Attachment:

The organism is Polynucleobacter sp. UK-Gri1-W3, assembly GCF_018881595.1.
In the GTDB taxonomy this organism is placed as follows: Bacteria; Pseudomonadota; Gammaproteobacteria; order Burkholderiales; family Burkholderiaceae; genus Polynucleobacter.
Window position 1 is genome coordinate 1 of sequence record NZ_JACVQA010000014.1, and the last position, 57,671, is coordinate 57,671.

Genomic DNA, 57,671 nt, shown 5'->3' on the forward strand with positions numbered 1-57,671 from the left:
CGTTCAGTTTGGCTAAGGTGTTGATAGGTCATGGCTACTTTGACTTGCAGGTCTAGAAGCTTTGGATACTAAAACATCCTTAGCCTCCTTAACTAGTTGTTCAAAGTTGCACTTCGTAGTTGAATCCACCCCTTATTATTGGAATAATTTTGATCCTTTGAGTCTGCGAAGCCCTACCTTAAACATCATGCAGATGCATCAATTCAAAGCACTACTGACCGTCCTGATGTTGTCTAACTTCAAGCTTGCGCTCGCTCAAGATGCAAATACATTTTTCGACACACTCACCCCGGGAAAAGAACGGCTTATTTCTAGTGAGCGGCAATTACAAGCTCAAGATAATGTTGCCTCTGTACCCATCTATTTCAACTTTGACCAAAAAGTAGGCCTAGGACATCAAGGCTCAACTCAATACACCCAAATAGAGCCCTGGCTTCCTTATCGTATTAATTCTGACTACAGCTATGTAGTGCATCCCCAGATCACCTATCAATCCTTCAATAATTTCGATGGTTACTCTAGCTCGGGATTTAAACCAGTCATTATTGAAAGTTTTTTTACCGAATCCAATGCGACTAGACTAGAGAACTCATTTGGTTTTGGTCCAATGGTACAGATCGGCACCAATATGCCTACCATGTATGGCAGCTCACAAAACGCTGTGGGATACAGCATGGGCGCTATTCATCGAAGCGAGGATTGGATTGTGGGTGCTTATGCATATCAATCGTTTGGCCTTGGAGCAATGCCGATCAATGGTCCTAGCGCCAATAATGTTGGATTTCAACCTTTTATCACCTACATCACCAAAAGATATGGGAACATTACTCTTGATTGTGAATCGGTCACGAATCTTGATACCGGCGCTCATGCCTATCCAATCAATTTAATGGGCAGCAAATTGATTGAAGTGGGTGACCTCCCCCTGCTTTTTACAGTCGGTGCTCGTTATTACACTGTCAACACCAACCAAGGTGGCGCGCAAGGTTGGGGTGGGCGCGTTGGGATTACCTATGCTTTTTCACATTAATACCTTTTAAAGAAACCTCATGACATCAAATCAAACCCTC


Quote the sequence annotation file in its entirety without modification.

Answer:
The organism is Polynucleobacter sp. UK-Gri1-W3, assembly GCF_018881595.1.
In the GTDB taxonomy this organism is placed as follows: Bacteria; Pseudomonadota; Gammaproteobacteria; order Burkholderiales; family Burkholderiaceae; genus Polynucleobacter.
Window position 1 is genome coordinate 1 of sequence record NZ_JACVQA010000014.1, and the last position, 57,671, is coordinate 57,671.

Genomic DNA, 57,671 nt, shown 5'->3' on the forward strand with positions numbered 1-57,671 from the left:
CGTTCAGTTTGGCTAAGGTGTTGATAGGTCATGGCTACTTTGACTTGCAGGTCTAGAAGCTTTGGATACTAAAACATCCTTAGCCTCCTTAACTAGTTGTTCAAAGTTGCACTTCGTAGTTGAATCCACCCCTTATTATTGGAATAATTTTGATCCTTTGAGTCTGCGAAGCCCTACCTTAAACATCATGCAGATGCATCAATTCAAAGCACTACTGACCGTCCTGATGTTGTCTAACTTCAAGCTTGCGCTCGCTCAAGATGCAAATACATTTTTCGACACACTCACCCCGGGAAAAGAACGGCTTATTTCTAGTGAGCGGCAATTACAAGCTCAAGATAATGTTGCCTCTGTACCCATCTATTTCAACTTTGACCAAAAAGTAGGCCTAGGACATCAAGGCTCAACTCAATACACCCAAATAGAGCCCTGGCTTCCTTATCGTATTAATTCTGACTACAGCTATGTAGTGCATCCCCAGATCACCTATCAATCCTTCAATAATTTCGATGGTTACTCTAGCTCGGGATTTAAACCAGTCATTATTGAAAGTTTTTTTACCGAATCCAATGCGACTAGACTAGAGAACTCATTTGGTTTTGGTCCAATGGTACAGATCGGCACCAATATGCCTACCATGTATGGCAGCTCACAAAACGCTGTGGGATACAGCATGGGCGCTATTCATCGAAGCGAGGATTGGATTGTGGGTGCTTATGCATATCAATCGTTTGGCCTTGGAGCAATGCCGATCAATGGTCCTAGCGCCAATAATGTTGGATTTCAACCTTTTATCACCTACATCACCAAAAGATATGGGAACATTACTCTTGATTGTGAATCGGTCACGAATCTTGATACCGGCGCTCATGCCTATCCAATCAATTTAATGGGCAGCAAATTGATTGAAGTGGGTGACCTCCCCCTGCTTTTTACAGTCGGTGCTCGTTATTACACTGTCAACACCAACCAAGGTGGCGCGCAAGGTTGGGGTGGGCGCGTTGGGATTACCTATGCTTTTTCACATTAATACCTTTTAAAGAAACCTCATGACATCAAATCAAACCCTC